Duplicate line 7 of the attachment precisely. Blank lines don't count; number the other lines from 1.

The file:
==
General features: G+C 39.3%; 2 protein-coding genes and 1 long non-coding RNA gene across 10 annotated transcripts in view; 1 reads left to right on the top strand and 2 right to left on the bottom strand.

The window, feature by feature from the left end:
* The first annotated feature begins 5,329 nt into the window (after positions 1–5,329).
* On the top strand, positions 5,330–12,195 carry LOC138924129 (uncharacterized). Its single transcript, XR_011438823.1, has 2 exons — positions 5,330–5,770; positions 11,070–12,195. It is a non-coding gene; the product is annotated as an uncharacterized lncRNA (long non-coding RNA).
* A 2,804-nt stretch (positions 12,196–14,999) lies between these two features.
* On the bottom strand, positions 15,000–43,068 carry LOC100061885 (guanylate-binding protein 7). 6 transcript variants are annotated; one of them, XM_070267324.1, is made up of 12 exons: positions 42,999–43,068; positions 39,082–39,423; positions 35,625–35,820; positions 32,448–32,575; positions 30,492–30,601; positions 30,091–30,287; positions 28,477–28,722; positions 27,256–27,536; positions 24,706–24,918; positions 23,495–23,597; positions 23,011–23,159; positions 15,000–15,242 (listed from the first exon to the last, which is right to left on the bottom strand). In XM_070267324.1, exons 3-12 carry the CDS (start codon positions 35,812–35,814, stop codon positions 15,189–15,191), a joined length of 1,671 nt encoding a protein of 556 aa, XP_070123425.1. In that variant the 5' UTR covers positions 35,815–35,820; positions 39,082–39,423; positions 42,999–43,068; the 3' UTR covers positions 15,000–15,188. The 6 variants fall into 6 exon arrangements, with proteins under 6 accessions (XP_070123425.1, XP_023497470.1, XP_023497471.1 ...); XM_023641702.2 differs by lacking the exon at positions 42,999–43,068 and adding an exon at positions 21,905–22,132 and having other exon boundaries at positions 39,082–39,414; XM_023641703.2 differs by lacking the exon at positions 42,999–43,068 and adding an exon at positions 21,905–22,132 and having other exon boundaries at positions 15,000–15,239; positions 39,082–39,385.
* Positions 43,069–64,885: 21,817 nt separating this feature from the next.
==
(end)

* Positions 43,069–64,885: 21,817 nt separating this feature from the next.